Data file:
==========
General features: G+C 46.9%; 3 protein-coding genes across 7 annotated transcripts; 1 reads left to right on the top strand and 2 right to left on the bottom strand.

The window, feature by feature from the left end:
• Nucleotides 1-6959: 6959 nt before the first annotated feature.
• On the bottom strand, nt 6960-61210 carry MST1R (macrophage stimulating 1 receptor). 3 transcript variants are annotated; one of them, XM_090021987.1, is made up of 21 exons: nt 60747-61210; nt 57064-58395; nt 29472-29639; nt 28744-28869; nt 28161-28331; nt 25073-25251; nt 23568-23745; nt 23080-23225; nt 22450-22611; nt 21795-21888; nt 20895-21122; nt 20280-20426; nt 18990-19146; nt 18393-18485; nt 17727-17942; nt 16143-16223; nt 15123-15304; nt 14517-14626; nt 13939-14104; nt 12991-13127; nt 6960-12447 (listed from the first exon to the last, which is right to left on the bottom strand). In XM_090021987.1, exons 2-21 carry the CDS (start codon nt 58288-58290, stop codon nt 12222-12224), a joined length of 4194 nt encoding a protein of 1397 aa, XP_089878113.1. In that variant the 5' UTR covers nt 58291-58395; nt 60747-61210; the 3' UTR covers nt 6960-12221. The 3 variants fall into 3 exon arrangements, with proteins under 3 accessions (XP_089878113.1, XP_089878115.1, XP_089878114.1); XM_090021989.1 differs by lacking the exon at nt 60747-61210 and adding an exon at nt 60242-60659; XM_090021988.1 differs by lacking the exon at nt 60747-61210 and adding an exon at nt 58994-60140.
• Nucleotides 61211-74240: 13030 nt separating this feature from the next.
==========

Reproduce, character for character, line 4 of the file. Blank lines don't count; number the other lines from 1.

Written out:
• On the bottom strand, nt 6960-61210 carry MST1R (macrophage stimulating 1 receptor). 3 transcript variants are annotated; one of them, XM_090021987.1, is made up of 21 exons: nt 60747-61210; nt 57064-58395; nt 29472-29639; nt 28744-28869; nt 28161-28331; nt 25073-25251; nt 23568-23745; nt 23080-23225; nt 22450-22611; nt 21795-21888; nt 20895-21122; nt 20280-20426; nt 18990-19146; nt 18393-18485; nt 17727-17942; nt 16143-16223; nt 15123-15304; nt 14517-14626; nt 13939-14104; nt 12991-13127; nt 6960-12447 (listed from the first exon to the last, which is right to left on the bottom strand). In XM_090021987.1, exons 2-21 carry the CDS (start codon nt 58288-58290, stop codon nt 12222-12224), a joined length of 4194 nt encoding a protein of 1397 aa, XP_089878113.1. In that variant the 5' UTR covers nt 58291-58395; nt 60747-61210; the 3' UTR covers nt 6960-12221. The 3 variants fall into 3 exon arrangements, with proteins under 3 accessions (XP_089878113.1, XP_089878115.1, XP_089878114.1); XM_090021989.1 differs by lacking the exon at nt 60747-61210 and adding an exon at nt 60242-60659; XM_090021988.1 differs by lacking the exon at nt 60747-61210 and adding an exon at nt 58994-60140.